Roman Legal Tradition: A Journal of Ancient Medieval and Modern Civil Law
ISSN 1943-6483
http://www.romanlegaltradition.org/img/banner.gif
A Journal of Ancient Medieval and Modern Civil Law
Roman Legal Tradition is a peer-reviewed journal published online by the Ames Foundation and the University of Glasgow School of Law. ISSN 1943-6483.
The journal aims to promote the study of the civilian tradition in English. The editors welcome contributions on any aspect of the civilian tradition in ancient, medieval, and modern law.
All articles and reviews published in Roman Legal Tradition are available from this site free of charge. In addition, all articles and reviews are also available to subscribers of HeinOnline. We encourage readers to use and distribute these materials as they see fit, but ask readers not to make any commercial use of these materials without seeking the consent of the editors and relevant authors.
Contents. The contents for all issues are here. The articles are in PDF format. They may be saved and printed without restriction.
Index of Sources. A full index of primary sources cited in the first five volumes are here.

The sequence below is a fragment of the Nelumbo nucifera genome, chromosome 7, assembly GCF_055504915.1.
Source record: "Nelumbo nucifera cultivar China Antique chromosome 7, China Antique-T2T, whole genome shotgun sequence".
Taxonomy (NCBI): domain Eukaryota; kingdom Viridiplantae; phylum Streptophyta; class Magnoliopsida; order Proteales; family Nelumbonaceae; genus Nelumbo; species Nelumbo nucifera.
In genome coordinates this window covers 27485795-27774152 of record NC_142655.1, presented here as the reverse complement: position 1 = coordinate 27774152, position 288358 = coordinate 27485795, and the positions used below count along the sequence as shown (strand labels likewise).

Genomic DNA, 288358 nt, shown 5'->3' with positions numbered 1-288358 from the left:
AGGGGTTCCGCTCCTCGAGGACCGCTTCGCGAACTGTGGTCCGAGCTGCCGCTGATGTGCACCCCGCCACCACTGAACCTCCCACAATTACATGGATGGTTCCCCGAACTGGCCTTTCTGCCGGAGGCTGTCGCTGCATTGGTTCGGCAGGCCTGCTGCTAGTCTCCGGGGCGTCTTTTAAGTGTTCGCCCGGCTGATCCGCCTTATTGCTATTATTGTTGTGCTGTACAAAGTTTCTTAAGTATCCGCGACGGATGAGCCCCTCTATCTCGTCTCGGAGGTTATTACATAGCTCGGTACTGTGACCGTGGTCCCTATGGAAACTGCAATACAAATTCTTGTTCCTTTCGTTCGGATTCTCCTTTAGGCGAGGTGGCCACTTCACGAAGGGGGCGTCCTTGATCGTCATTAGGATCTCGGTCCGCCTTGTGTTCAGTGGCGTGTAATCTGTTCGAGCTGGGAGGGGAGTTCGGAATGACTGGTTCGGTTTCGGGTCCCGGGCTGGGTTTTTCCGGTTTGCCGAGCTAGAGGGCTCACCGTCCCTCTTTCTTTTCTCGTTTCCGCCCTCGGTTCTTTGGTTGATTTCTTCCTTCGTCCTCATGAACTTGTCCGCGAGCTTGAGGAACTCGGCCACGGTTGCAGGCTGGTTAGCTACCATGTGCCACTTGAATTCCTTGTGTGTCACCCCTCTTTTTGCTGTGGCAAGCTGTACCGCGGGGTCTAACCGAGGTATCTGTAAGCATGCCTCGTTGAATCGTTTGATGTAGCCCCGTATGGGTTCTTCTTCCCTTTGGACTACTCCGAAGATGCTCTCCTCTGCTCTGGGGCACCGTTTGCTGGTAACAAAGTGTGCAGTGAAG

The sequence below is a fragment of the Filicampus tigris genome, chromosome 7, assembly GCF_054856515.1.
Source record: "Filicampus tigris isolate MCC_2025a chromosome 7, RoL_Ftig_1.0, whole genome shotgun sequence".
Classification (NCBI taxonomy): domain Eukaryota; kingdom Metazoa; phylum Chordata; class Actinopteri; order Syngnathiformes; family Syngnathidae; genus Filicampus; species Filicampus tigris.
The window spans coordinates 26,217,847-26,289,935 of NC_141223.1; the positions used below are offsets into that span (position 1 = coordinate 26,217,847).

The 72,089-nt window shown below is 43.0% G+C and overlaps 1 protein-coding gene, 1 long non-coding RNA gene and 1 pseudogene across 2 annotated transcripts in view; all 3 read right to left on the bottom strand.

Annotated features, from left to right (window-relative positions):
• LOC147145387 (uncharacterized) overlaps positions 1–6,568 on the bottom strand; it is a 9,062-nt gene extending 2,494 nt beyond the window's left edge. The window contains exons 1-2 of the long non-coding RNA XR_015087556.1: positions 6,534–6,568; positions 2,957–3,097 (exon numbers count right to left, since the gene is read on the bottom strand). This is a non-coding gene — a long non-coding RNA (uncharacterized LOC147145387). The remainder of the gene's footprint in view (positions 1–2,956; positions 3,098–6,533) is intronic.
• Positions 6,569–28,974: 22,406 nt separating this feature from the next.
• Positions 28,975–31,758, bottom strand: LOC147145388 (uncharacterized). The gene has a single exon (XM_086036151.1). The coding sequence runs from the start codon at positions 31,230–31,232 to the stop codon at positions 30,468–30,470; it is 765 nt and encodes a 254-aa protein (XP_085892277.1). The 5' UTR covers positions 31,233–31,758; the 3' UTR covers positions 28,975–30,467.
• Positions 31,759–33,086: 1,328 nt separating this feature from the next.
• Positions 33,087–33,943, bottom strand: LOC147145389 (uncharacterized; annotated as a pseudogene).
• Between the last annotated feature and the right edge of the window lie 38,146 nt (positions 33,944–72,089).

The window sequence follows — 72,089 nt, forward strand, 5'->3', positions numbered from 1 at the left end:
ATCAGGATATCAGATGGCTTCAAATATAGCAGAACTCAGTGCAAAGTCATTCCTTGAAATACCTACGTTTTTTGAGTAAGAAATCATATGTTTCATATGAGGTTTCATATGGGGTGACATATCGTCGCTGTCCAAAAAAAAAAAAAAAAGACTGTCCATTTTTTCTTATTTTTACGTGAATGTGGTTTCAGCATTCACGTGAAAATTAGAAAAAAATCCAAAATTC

Guidelines for Contributors. These guidelines are provided mainly for the benefit of those who are providing final copy to the editors.
Contact Information and Subscriptions. This page contains details for editorial communication with the editors, subscriptions, and purchase of back issues.
The first three volumes were published by the Roman Law Society of America, with the support of the University of Kansas Law School, and appeared both online and in print under ISSN 1551-1375. Back issues of Volumes Two and Three are available from Amazon.com from the link to the left. 
Contents
Volume 11 [2015]
This volume contains contributions by Thomas A. J. McGinn and Halcyon Weber.
Volume 10 [2014]
This volume contains contributions by Timothy G. Kearley, Barbara Biscotti, Tammo Wallinga, Carmen Tort-Martorell, and Jorge Menabrito Paz.
Volume 9 [2013]
This volume contains contributions by Ernest Metzger, Judith Evans Grubbs, and O. F. Robinson.
Volume 8 [2012]
This volume contains contributions by Linda Jones Hall, Timothy D. Barnes, and Simon Corcoran and Benet Salway.
Volume 7 [2011]
This volume contains contributions by Morris Silver, M. Floriana Cursi, and Thomas Finkenauer.
Volume 6 [2010]
This volume contains contributions by Martin Avenarius and Andrea Colorio.